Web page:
Retailer on target for 15 new UK stores as total revenue rises 41% despite High Street issues
Adding 15 new UK stores is WHSmith’s target for this year as the 230-year-old greeting card, stationery and convenience retailer posted its latest trading update.
With 150 openings expected across 16 countries, WHS’ shops in airports and railway stations have benefited from a rebound in global travellers, with total revenue up 41% in the 20 weeks to 14 January, compared to a year ago.
In the update released on Wednesday, 18 January, group chief executive Carl Cowling said it has made a “strong start” to the financial year, as its strategy to transform the customer offer “continues at pace through broadening our categories and expanding our ranges” and he added: “It is underpinned by a forensic approach to retail.
“Our recently-opened stores in the UK are trading ahead of our initial expectations and we have received excellent feedback from customers and landlords. We see significant scope to grow the brand globally.
“We continue to make good progress with our store opening programme and, in the year to date, we have opened over 40 new stores. We have also won significant tenders at Reagan National airport in Washington and Palm Springs airport in the US, as well as a further three InMotion stores in Italy at Rome Fiumicino airport. This takes the total number of stores we have won and yet to open to over 130.
“The group is in its strongest-ever position as a global travel retailer. This strength, combined with the ongoing improvement in passenger numbers across the globe, means that we are confident of another year of significant growth in 2023.”
The update stated: “In the UK, we are on track to open 15 stores in the year across all channels,” and added that it continues to see “improving passenger numbers across UK air, strong performance in hospitals, and rail performing well”.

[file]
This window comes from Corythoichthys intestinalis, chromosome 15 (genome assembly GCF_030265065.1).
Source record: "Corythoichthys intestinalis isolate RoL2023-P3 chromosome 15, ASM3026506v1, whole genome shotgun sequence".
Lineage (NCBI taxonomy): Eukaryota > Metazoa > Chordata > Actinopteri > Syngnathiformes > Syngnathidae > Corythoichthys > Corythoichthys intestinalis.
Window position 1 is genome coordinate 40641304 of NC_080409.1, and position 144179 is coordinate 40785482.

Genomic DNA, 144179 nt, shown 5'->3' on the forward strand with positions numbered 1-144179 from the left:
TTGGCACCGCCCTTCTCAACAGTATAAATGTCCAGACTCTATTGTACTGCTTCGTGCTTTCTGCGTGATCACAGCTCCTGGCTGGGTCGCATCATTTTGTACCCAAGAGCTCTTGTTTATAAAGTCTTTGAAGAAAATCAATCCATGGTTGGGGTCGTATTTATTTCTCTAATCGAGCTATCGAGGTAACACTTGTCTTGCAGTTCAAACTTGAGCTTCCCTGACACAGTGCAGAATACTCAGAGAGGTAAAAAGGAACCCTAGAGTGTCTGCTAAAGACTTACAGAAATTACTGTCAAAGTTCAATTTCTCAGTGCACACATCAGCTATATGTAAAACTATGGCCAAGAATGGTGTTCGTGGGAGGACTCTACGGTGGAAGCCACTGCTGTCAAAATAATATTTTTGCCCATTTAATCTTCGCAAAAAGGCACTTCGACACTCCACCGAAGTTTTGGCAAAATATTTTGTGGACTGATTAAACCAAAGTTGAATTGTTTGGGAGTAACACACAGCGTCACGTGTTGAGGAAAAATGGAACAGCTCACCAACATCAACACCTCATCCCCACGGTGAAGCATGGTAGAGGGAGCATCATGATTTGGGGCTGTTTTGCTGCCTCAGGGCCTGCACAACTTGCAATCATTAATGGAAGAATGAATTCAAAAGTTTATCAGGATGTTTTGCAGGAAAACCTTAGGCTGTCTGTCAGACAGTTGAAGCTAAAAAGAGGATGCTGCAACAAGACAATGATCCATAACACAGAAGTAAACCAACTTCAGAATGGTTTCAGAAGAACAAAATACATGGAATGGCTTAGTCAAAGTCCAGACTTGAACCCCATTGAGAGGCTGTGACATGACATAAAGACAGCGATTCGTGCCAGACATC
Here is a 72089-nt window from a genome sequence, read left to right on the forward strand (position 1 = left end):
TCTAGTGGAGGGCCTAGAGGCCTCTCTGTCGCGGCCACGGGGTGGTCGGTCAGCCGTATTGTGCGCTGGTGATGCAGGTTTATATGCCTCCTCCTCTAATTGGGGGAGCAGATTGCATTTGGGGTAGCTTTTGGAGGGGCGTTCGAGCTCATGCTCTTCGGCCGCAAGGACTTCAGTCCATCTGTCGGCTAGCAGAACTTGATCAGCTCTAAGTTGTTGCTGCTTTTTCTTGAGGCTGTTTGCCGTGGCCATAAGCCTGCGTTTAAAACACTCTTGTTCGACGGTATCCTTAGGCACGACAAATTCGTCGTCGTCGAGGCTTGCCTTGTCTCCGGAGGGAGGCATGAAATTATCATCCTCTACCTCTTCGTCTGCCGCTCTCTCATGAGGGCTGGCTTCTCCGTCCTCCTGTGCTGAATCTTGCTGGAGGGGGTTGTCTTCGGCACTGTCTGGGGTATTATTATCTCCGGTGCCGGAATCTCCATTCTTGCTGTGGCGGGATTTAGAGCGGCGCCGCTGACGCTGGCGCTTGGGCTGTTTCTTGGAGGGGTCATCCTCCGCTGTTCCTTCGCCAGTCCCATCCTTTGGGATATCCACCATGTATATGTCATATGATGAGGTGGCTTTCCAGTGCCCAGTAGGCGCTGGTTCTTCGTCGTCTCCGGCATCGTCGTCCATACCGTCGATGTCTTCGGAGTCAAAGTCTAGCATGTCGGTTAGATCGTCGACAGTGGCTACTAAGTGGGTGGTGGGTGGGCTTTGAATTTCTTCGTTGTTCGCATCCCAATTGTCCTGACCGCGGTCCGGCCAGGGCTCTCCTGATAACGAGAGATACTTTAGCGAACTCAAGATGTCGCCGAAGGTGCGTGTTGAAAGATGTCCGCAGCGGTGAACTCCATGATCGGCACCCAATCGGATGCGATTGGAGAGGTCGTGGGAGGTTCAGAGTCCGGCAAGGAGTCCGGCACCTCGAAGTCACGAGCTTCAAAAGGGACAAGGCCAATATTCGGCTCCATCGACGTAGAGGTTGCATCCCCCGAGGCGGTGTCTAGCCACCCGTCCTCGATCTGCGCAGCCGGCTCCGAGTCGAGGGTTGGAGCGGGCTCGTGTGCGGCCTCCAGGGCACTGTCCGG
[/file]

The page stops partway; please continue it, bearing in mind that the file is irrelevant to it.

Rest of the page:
The figures show the High Street arm saw revenue down by 2% compared with the same period last year and 14% lower than 2019, however, the UK Travel side saw a 70% rise on 12 months’ ago and, with North America (31% up) and the rest of the world (198% up) added it, overall Travel had a 77% rise and was 48% higher on a like-for-like basis.
The statement added that High Street LFL revenue was “flat on the prior year in line with our expectations” but, through the peak period, the company “maintained good stock availability and we exited Christmas with a clean stock position”, while the cost savings target for the full year is on track.
WHS employs 14,000 staff, with about 550 travel shops in the UK and around 250 overseas, as well as running over 550 High Street book and stationery shops which accounted for about a third of sales and profits in the previous full year.
As shares in the group edged up 1p, 0.06%, to £16.18, The Times reported that Zainab Atiyyah, an analyst at Third Bridge, said WHS should focus on its travel business, claiming its UK High Street retail arm is “slowly dying” as “very few people go to the High Street to buy small value items such as stationery anymore”.
Tash Tesseyman, a retail analyst at GlobalData, told The Times that WHS needs to re-evaluate its High Street stores because, “despite good stock availability throughout Christmas, this part of the business continues to pull down group performance”.
“To rejuvenate its High Street proposition, WH Smith must focus on improving the look and prices of its existing ranges to compete with competitors such as The Works,” she said.
WHS will announce its 2023 interim results on Thursday, 20 April.